Year

2021

Season

Summer

Paper Type

Doctoral Dissertation

College

Brooks College of Health

Degree Name

Doctor of Clinical Nutrition (DCN)

Department

Nutrition & Dietetics

NACO controlled Corporate Body

University of North Florida. Department of Nutrition & Dietetics

First Advisor

Lauri Wright

Second Advisor

Andrea Y. Arikawa, PhD, MPH, RDN, LD/N, FAND

Third Advisor

Claudia Sealey-Potts, PhD, RD, LD/N, FAND

Abstract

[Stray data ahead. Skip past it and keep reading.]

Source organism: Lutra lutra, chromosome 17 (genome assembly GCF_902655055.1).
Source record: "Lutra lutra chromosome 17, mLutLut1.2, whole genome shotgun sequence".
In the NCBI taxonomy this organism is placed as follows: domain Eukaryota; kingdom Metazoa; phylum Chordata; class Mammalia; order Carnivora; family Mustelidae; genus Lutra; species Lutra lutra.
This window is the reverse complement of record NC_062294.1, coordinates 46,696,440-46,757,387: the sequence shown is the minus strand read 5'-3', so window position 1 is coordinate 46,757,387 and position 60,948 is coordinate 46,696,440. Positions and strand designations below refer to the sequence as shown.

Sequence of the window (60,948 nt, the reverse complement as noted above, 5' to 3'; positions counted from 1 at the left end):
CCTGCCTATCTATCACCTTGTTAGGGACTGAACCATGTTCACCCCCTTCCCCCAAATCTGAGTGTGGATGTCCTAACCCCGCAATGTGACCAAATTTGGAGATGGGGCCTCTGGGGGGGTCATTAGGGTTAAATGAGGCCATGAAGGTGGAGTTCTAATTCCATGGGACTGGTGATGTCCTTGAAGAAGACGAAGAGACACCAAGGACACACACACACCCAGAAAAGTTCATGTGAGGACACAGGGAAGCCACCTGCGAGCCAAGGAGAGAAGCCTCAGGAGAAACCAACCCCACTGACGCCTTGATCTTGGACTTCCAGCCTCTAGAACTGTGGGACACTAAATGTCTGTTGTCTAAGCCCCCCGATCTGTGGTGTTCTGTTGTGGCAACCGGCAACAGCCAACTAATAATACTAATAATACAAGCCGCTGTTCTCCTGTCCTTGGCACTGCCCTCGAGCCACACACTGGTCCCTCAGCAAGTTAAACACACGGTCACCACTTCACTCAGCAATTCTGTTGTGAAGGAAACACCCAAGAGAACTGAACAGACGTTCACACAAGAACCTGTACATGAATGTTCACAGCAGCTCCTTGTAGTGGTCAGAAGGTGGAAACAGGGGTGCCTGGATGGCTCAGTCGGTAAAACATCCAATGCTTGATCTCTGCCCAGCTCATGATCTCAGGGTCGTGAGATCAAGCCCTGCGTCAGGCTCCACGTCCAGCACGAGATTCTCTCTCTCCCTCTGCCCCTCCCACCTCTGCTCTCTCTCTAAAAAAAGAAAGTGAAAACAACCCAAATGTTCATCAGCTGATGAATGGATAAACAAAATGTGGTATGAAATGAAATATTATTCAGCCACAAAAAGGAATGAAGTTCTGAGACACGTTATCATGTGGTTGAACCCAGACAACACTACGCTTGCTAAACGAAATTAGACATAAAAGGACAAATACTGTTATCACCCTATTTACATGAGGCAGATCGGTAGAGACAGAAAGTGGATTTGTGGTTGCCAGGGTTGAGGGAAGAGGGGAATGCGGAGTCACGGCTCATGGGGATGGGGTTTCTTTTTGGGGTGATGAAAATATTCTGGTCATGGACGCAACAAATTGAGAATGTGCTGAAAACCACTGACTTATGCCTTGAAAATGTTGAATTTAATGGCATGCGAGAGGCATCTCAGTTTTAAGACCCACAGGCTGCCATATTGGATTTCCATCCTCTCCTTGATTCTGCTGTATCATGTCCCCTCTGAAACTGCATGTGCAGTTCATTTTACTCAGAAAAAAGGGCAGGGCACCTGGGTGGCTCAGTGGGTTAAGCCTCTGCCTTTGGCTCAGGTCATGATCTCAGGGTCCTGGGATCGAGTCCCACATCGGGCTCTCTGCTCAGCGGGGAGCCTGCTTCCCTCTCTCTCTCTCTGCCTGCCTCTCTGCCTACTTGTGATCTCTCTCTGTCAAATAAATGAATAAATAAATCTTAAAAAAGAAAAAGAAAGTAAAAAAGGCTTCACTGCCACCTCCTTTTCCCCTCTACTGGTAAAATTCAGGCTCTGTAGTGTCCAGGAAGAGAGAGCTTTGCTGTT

Evidence-based practice (EBP) is associated with improved and consistent patient care and reduced healthcare costs. While dietetic didactic and practice requirements emphasize EBP, there is a lack of a valid and reliable instrument that measures both objective and subjective knowledge of EBP among registered dietitian nutritionists (RDNs). Content validity was conducted with 11 experts and resulted in a 38-item survey that included ten items assessing objective knowledge of EBP. Items were deemed clear and appropriate for the survey goals and intended audience based on a face validity review among 16 RDNs with varying backgrounds. A pilot evaluation (n = 12) pre- and post-research methods course found responsiveness to the objective knowledge subscale; however, this was only statistically significant with the pre-validation instrument (p = .05, r = .57). Internal consistency reliability (n = 482) was acceptable for the survey (Cronbach’s alpha = .91) and its subscales. However, the objective knowledge subscale was low (Cronbach’s alpha = .41), likely due to too few items and variation in EBP exposure and training among participants. Test-retest (n = 335) found a good degree of reliability within the objective knowledge subscale at both timepoints (ICC = .71). Secondarily, this instrument was used to assess associations between level of education (i.e., bachelor’s, master’s, doctoral) and objective knowledge of EBP (n = 482). This research suggests that each increasing degree type further supports the knowledge of EBP concepts (all comparisons p < .001). Other predictors of EBP include recency of degree completion, peer-reviewed publications, and specialty certifications. Moderate positive associations (r = .41, p < .001) were found between subjective and objective knowledge measures, suggesting RDNs may be relatively accurate in their self-assessed knowledge of EBP. Future research should evaluate the efficacy of EBP training, particularly among practitioners further from degree completion.

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